Published on October 1st, 2010 | by Swaine Dillinger1
LittleBigPlanet 2 – Preview
It’s time to get your creative juices flowing once again, as Media Molecule continues to gear up to the release of one of PlayStation 3’s most highly anticipated sequels of the year, LittleBigPlanet 2.
This time around the narrative (affectionately described by Media Molecule co-founder Alex Evans as being ‘quite mental’) centers on Sackboy being recruited to an Alliance led by Da Vinci. The legendary inventor’s worried that an enormous space vacuum looming overhead – dubbed the Negativatron – is about to destroy Craft World, and introduces you to a number of friends you must recruit in your plight to save the world. Cue plenty of British humor and an incredibly lengthy, wacky and enjoyable portion of what LittleBigPlanet 2 has to offer.
But, of course, as with the original, Story mode is but a small part of a much bigger picture, and creativity once again plays a particularly fundamental role in the game. As with the original, LBP2 allows aspiring game designers to use a selection of accessible tools to produce their own platform-based levels and tweak them to their hearts’ content. Whether you sought to create a fire-breathing dragon or even a fully functioning calculator, there was something for everyone, and Media Molecule has ramped up the opportunities tenfold for the sequel, and through streamlining old tools and throwing in a number of additional ones, creators are now able to build whole games.
One new tool is a unique twist on the Creatinator. Dubbed the ‘Cakeanator’, it introduces a new type of particle to the LittleBigPlanet universe and provides the player with the opportunity to spray cake icing, or ‘cake juice’ as the development team lovingly refers to it, wherever you please. As you may have predicted, it serves to achieve a multitude of purposes within both puzzle and physics-based encounters. In the level on show, for example, it was necessary to use the ‘juice’ in a number of circumstances – weighing down a platform, neutralizing a group of enemies, building a bridge to allow you to traverse a gap and to clog up a series of cogs allowing you to pass a trap unscathed.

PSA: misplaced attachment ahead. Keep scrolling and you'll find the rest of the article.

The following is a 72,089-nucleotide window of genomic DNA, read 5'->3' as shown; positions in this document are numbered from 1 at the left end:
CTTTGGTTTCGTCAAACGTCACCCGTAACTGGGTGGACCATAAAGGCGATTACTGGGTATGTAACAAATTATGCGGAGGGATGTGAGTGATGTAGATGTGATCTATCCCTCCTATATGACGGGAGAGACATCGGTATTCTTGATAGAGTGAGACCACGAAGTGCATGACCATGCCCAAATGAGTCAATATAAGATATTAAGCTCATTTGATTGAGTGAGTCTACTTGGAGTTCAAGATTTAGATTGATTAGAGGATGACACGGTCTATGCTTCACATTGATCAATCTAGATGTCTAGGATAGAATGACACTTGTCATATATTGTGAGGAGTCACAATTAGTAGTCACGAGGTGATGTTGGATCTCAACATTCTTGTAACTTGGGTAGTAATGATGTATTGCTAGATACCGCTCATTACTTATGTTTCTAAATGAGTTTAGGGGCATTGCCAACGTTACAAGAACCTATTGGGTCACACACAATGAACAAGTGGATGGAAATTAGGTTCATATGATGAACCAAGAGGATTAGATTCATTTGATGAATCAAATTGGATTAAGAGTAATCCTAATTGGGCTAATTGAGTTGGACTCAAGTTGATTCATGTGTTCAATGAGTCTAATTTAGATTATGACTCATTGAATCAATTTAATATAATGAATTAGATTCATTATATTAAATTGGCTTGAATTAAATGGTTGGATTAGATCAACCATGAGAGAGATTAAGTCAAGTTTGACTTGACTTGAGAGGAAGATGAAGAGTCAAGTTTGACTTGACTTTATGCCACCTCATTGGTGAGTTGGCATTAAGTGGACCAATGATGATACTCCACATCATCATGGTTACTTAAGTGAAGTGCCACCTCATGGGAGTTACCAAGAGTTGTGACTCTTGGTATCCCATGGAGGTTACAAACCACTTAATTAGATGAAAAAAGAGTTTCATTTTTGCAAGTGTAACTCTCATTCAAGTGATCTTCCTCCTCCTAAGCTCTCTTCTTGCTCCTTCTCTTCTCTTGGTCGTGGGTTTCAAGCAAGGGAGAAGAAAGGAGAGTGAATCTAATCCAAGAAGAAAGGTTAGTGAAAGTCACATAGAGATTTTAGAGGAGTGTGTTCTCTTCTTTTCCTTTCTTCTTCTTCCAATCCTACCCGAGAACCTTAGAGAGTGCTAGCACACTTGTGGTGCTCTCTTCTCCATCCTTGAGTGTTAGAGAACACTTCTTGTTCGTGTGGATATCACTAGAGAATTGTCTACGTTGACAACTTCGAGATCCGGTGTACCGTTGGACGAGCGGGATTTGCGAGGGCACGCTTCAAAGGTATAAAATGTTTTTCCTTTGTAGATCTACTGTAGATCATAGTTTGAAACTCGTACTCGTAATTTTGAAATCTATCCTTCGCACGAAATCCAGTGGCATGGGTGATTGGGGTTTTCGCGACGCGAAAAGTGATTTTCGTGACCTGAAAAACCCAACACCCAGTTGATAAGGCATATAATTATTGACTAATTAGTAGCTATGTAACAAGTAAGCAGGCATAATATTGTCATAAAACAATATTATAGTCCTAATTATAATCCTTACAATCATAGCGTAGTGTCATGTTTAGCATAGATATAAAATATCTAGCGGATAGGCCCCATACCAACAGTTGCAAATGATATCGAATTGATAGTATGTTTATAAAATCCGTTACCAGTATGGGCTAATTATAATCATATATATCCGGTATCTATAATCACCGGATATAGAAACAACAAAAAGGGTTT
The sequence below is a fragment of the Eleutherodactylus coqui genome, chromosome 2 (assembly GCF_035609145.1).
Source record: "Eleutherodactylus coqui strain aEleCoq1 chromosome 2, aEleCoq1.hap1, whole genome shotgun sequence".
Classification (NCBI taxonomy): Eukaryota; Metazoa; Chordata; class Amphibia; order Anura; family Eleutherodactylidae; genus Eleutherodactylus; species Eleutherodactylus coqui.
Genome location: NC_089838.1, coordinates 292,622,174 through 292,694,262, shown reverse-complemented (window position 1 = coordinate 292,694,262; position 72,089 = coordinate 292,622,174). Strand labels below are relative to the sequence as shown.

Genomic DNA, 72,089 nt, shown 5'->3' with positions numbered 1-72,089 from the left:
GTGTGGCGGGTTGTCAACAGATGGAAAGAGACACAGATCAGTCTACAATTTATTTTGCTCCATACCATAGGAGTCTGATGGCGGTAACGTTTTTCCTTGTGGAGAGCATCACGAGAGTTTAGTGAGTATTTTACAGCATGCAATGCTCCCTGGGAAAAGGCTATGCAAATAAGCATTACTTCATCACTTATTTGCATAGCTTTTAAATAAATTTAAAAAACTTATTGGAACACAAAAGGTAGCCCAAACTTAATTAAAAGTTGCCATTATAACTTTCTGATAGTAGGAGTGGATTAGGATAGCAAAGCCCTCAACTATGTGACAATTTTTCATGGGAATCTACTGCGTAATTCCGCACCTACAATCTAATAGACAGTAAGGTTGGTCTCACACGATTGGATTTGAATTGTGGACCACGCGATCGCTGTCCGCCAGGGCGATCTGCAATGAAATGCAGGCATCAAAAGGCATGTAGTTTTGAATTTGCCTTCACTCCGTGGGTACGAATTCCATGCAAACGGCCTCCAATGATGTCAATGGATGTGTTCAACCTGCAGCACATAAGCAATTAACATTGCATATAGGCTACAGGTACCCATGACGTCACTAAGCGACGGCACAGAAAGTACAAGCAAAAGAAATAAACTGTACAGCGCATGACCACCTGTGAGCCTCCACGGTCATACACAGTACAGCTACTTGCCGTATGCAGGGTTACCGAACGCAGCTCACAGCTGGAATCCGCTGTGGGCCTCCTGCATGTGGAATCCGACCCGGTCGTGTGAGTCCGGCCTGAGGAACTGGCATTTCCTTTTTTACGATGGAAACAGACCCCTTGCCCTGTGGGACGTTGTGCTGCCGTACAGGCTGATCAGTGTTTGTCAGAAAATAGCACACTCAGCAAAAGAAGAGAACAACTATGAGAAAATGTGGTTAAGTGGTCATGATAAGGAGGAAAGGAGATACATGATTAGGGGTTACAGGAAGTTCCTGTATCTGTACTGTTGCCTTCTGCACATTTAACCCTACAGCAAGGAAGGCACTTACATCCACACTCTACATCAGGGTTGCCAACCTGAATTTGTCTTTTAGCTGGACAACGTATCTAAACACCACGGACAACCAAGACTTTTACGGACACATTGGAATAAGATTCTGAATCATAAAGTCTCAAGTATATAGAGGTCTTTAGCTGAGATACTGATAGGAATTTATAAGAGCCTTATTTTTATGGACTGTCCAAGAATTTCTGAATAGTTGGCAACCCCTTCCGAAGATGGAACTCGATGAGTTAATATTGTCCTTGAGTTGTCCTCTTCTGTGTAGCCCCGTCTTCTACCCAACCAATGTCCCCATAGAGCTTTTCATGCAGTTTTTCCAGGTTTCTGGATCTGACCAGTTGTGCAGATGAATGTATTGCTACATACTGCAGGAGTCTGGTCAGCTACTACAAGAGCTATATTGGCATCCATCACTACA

However, one of the biggest additions is the new ‘Sequencer’ tool, which serves a multitude of uses. While primarily designed to allow users to create their own music, through the application of sequencing a variety of instruments and defining the pitches and rhythms that they play, the tool is also able to be used in level creation. To demonstrate this we saw ‘Caterpillar Climb,’ a top-down survival level that sees Sackboy climb the inside of a tree while dodging an increasingly difficult number of obstacles. Having been designed in sections, each piece is created through the sequencer as your progress hints at the sheer possibilities that such a tool will offer users and the heightened speed at which levels may be designed.
Finally we had ‘Lift Off,’ another story level midway through the game that sees Sackboy aboard a spaceship alongside Da Vinci and friends. Having left the Bridge, we had to navigate our way along a series of corridors, pulling and pushing levers as we went to alter gravity and bypass a number of obstacles. On our travels we pass a series of fully playable arcade machines, with titles in the style of Pong and Breakout available. It’s a delightful retro throwback, and a humorous touch by the studio. Shortly our progress is interrupted as the enormous Negativatron appears and sucks up the rear end of the vessel, with the resulting effect of plunging the entire ship into zero gravity. The subsequent finale becomes a joyous ‘float to the finish line’ as you race for survival, and a peak at some truly brilliant design by the Guildford-based team.
November surely can’t come soon enough, and with the promise of a LittleBigPlanet 2 Beta set to fill our time up until launch, we can rest easy knowing that Media Molecule are surely onto their second winner.